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On Monday night, the Metropolitan Opera went along with its protested Russian-themed opening night gala as planned — there was no dedication to the LGBT people of Russia as gay rights advocates wanted, and the few protesters that made it inside were shushed. And yet, as the Met's General Manager will tell you, this was a stunning success. 

The protest against the Metropolitan Opera has been in the works for weeks. The idea was to protest the Met, its Russian program featuring work from the gay composer Pyotr Ilyich Tchaikovsky and Russian stars, into dedicating its opening night to gay people in Russia, who are subject to the country's aggressively anti-gay laws. The online petition garnered more than 9,000 signatures.

"This is a way to pressure Putin, because Putin is using culture, and the Olympics, to divert from human rights abuses," one of the organizers told The New York Times. And all that planning culminated in a vocal and vibrant protest outside the building last night, and a meager heckling inside. "Four protesters in the Family Circle were asked to leave and did, opera officials said," The Times explained.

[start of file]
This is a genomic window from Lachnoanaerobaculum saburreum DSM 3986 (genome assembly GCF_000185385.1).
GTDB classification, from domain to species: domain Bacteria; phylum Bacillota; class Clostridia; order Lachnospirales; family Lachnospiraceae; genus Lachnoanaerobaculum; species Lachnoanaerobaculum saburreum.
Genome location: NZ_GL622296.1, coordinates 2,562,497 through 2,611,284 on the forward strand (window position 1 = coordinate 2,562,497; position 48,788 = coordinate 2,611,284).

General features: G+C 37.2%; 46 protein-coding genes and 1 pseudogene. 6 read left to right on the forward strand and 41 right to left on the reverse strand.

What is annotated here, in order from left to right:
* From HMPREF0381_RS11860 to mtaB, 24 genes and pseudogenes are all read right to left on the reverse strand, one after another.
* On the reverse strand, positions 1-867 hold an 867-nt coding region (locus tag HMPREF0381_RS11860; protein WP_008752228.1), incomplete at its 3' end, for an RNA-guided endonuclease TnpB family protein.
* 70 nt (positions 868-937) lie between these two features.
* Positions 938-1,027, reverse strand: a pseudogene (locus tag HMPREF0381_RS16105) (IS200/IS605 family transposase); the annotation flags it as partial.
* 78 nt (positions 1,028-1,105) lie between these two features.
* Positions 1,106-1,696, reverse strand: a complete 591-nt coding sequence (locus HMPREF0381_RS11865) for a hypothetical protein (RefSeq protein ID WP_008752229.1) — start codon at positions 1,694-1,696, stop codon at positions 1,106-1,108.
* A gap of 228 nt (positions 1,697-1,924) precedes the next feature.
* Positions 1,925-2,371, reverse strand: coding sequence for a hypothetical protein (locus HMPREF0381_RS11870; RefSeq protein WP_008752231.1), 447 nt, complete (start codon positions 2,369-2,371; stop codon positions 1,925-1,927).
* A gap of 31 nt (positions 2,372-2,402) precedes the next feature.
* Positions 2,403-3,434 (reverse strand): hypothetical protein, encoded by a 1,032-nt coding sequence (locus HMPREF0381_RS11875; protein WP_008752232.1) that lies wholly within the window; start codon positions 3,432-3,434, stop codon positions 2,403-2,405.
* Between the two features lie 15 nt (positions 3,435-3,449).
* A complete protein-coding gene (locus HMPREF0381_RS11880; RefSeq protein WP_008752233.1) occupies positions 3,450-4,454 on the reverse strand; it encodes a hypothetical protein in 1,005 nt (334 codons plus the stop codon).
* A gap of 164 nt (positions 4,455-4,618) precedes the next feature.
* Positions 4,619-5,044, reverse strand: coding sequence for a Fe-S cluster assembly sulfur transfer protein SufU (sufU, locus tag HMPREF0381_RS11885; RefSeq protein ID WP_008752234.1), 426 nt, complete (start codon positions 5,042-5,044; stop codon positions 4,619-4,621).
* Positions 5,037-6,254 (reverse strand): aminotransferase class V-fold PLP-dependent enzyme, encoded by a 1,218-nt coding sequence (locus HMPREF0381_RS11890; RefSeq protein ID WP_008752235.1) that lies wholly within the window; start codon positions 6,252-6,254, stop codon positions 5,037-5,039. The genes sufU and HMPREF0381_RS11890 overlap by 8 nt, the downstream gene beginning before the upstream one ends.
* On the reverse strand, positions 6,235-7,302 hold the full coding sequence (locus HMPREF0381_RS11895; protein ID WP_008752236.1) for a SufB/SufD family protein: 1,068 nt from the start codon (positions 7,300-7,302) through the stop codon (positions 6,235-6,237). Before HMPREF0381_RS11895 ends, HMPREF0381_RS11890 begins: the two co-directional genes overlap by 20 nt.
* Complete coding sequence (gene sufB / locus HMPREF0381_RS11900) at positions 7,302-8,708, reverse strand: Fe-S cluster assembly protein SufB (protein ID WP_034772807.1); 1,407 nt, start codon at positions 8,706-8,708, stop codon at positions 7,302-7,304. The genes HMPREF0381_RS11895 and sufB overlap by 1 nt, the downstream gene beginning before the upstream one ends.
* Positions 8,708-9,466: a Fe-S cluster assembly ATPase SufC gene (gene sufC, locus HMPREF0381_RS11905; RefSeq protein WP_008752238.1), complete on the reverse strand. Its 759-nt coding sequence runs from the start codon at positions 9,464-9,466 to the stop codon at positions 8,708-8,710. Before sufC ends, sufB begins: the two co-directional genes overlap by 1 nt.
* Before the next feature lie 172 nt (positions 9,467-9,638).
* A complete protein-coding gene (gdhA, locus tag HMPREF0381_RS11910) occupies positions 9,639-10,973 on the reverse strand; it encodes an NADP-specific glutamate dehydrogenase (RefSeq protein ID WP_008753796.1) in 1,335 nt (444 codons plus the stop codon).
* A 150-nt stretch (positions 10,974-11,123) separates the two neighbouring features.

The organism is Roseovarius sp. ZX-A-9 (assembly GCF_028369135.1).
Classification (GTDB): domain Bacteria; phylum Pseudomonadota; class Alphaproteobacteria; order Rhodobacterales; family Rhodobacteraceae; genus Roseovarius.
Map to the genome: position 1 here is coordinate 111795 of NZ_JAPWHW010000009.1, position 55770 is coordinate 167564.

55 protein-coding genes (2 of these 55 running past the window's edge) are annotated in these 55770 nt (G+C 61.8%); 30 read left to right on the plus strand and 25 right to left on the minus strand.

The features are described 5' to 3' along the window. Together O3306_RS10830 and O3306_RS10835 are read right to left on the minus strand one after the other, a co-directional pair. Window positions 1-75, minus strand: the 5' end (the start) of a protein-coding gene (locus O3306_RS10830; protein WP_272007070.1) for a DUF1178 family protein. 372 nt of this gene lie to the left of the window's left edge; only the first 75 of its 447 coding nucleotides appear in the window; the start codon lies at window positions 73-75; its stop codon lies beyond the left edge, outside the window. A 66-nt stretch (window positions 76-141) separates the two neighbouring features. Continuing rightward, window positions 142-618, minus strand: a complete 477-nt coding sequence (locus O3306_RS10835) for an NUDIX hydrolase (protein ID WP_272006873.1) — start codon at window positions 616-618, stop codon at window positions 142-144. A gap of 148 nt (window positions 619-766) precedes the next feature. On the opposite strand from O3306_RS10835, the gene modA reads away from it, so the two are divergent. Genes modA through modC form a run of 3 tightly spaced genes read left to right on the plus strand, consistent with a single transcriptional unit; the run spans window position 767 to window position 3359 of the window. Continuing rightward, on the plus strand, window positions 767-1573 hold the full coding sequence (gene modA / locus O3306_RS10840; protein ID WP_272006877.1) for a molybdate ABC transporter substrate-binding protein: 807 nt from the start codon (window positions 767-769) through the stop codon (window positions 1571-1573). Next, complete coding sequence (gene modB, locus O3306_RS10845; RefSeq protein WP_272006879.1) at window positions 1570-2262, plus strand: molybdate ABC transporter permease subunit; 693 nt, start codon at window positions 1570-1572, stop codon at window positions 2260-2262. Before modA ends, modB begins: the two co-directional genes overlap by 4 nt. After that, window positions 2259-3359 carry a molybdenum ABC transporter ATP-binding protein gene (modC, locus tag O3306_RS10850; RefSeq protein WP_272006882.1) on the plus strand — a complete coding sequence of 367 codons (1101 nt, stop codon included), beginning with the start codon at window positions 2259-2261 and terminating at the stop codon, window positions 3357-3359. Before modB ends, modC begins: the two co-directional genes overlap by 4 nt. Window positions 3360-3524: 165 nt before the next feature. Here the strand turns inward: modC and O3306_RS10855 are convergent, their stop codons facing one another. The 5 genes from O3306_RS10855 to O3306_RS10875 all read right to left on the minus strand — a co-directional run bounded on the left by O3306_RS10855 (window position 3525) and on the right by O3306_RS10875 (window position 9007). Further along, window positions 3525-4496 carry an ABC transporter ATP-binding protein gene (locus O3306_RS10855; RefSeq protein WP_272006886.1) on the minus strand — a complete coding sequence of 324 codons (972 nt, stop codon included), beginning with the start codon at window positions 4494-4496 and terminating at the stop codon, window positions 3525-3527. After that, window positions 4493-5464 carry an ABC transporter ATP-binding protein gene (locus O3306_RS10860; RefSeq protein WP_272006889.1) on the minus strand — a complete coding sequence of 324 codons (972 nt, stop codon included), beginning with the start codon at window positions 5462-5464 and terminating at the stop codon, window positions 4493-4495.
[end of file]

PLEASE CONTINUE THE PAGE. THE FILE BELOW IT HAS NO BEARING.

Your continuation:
And this was a success. Gay rights advocates' hands are tied when it comes to the way Russia treats its LGBT citizens. They can't change the fact that people can be fined for telling children that gay people are not equal to straight people. And gay rights advocates can't halt the aggressive anti-gay momentum in the country. Currently, lawmakers there want to introduce and pass a bill in the Russian Duma that would equate being gay to alcoholism and abuse, thus making sexual orientation grounds to deny a gay person custody of his/her children.

One of the few things gay rights advocates can do abroad is raise visibility and awareness of the current situation. That comes in the form of boycotting Russian vodka, threatening to out Russian lawmakers, and, yes, protesting Russian opera. And the Metropolitan Opera has given them a bright stage. General Manager Peter Gelb wrote in Bloomberg this past weekend:

We respect the right of activists to picket our opening night and we realize we've provided with a platform to further raise awareness about serious human rights issues abroad ... 

Although Russia may officially be in denial about Tchaikovsky’s sexuality, we’re not. The Met is proud to present Russia’s great gay composer. That is a message, in itself.

That isn't exactly the dedication gay rights activists were hoping for. But it's something that could not have been achieved if they remained silent. 

This article is from the archive of our partner The Wire.

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